Solar panels on roofs is likely to be the primary means of generating power in 40 years and by that I mean perhaps as much as 50% -- I've mentioned this before, but with the cost of electricity from solar now down to about $0.02/KWHr and even with battery storage you're still looking at about $0.06/KWHr, people with electric vehicles which consume between 280WHr to 350WHr per mile the cost per mile is then as low as $0.006/mile (267km/USD) to about $0.02/mile (80km/USD).  Of course, if you buy your electricity from a utility you can multiply that by 2X - 4X so why not generate your own power.  A typical home with only half the roof covered with current tech solar cells would be able to generate ALL the power needed for the home plus a couple cars -- why is that a bad idea?


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Offline SiliconWizard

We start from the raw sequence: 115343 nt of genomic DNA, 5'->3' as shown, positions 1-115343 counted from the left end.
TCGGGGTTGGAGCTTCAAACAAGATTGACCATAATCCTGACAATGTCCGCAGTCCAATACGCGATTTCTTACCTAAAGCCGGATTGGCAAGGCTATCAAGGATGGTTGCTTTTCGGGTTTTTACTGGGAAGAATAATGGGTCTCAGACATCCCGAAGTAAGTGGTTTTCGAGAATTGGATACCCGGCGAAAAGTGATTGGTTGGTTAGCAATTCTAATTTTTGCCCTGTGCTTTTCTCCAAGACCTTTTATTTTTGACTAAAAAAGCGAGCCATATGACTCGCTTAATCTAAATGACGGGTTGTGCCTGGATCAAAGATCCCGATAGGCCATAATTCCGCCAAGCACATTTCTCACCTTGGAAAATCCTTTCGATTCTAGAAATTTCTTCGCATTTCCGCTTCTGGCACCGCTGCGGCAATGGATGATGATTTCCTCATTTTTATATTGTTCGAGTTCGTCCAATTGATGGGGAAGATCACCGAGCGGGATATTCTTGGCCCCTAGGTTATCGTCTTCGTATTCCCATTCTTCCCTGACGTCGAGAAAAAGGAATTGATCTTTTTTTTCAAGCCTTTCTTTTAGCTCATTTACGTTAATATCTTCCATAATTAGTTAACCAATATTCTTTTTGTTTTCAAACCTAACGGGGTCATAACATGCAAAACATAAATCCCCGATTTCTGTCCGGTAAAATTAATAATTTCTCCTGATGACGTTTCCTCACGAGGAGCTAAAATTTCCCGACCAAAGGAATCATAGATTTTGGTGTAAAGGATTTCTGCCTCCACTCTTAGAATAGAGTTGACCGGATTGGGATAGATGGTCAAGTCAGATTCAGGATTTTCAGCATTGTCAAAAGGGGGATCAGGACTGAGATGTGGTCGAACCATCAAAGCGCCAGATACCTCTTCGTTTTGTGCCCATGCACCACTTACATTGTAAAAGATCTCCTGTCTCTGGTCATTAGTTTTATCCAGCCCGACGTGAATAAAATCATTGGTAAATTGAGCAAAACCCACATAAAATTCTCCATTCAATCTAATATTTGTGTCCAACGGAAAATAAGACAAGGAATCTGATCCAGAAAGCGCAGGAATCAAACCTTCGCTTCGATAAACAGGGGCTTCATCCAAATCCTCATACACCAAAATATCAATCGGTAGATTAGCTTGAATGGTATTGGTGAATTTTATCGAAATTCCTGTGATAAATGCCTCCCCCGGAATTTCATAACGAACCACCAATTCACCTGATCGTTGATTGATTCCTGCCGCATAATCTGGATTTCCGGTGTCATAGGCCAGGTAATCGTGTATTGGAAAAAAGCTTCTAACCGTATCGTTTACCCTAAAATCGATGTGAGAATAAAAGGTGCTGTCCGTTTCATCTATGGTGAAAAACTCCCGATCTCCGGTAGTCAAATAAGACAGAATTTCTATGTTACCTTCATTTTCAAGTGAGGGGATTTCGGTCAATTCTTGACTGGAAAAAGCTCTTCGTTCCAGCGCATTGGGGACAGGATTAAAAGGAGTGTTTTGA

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Re: Solar frickin' Radweg, Erftstadt/Liblar (Germany)
« Reply #19 on: August 06, 2019, 09:59:55 pm »
But you would think they could at least make it a decent bike path.  I wouldn't want to ride on those tiles on any kind of road tire (Narrow high pressure tires).  Not that they can't be ridden on, you can ride on cobblestones, but when putting so much effort into it why not have a traction surface that is relatively smooth.  Like concrete or asphalt.

Spot on.

Or maybe they realized that these wouldn't bear up under traffic and designed them so they would be avoided.

 ;D

Given that most of these projects are complete failures beginning with the fact that the things fall apart after a few months, that is a funny yet valid point. I guess politics who will still fucking insist on having those infamous solar roadways will find themselves with no other choice than making sure nobody would ever want to drive on them. Added benefit is that the roadways would have more exposure to sunlight.  :-DD
 

Offline Bud

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Re: Solar frickin' Radweg, Erftstadt/Liblar (Germany)
« Reply #20 on: August 06, 2019, 10:06:01 pm »
ALL the power needed for the home plus a couple cars -- why is that a bad idea?